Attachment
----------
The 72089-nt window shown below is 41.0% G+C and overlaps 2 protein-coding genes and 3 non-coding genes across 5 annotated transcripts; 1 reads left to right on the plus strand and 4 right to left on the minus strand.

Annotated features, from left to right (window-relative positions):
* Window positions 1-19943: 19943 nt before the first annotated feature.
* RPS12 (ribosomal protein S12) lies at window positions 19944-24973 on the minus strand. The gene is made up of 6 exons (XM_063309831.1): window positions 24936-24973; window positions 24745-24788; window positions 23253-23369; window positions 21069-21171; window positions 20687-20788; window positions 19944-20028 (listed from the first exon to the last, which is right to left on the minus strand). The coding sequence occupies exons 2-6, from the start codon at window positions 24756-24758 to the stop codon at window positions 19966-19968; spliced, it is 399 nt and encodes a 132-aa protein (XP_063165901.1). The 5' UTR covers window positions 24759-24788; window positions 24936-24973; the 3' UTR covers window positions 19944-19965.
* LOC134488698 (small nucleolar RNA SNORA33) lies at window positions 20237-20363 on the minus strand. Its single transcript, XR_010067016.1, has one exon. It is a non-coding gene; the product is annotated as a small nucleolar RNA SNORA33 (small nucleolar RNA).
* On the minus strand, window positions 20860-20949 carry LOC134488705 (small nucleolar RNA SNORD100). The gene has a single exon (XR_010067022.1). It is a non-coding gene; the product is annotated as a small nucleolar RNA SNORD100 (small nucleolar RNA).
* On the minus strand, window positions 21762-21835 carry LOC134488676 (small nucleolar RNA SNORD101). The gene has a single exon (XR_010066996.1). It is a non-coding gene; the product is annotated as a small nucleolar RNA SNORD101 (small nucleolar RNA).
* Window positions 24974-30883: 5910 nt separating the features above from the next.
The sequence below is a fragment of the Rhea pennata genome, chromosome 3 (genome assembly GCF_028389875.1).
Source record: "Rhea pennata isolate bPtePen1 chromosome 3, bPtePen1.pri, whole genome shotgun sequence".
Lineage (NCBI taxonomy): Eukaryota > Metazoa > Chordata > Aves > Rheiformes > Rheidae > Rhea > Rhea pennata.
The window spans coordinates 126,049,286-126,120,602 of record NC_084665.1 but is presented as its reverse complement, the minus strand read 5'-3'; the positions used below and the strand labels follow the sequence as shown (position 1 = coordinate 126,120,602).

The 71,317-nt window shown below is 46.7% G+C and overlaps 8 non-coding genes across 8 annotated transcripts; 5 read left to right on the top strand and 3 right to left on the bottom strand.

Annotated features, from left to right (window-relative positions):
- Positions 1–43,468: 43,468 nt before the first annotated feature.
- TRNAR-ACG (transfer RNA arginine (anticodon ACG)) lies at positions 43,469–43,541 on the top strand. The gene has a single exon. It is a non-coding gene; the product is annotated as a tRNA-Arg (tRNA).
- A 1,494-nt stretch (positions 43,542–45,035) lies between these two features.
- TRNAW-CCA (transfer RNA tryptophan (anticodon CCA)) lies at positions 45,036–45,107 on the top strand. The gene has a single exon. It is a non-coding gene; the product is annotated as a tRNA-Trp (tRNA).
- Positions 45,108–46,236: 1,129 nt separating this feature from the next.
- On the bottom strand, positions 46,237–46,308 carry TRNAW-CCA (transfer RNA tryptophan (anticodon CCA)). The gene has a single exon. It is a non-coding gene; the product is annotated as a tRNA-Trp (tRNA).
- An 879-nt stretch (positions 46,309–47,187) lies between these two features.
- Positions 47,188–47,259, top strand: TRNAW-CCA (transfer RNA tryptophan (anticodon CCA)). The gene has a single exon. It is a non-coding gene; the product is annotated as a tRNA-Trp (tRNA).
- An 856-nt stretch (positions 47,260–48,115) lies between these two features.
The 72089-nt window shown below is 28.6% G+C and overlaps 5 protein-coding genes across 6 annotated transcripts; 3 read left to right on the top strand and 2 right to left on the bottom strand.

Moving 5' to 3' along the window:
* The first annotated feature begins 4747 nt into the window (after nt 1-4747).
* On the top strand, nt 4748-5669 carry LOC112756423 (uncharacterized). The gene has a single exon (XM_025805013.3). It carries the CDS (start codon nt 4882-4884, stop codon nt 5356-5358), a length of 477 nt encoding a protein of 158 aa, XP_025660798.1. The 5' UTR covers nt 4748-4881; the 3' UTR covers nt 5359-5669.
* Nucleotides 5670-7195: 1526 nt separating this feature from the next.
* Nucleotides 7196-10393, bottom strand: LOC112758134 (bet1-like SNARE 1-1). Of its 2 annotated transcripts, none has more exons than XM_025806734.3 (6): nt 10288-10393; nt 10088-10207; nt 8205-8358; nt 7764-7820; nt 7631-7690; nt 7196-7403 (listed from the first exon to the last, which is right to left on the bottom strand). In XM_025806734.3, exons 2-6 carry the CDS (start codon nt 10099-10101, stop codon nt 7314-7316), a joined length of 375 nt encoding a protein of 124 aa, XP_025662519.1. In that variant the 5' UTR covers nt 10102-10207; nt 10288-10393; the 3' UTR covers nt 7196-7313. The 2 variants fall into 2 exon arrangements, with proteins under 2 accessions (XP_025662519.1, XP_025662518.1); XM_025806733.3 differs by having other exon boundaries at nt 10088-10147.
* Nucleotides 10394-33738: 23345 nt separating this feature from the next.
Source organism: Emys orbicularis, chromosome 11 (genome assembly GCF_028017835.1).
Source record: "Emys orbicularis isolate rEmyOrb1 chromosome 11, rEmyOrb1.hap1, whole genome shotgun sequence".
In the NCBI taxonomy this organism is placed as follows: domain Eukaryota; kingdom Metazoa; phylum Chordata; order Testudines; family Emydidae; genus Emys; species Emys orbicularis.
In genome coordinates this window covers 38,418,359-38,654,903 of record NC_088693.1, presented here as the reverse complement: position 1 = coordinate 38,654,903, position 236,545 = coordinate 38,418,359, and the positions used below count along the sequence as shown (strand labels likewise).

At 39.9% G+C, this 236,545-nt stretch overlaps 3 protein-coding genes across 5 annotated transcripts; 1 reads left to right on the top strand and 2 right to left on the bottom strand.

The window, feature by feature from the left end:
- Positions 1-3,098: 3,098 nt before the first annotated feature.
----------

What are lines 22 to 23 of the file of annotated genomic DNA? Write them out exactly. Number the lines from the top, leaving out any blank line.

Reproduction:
- Positions 47,188–47,259, top strand: TRNAW-CCA (transfer RNA tryptophan (anticodon CCA)). The gene has a single exon. It is a non-coding gene; the product is annotated as a tRNA-Trp (tRNA).
- An 856-nt stretch (positions 47,260–48,115) lies between these two features.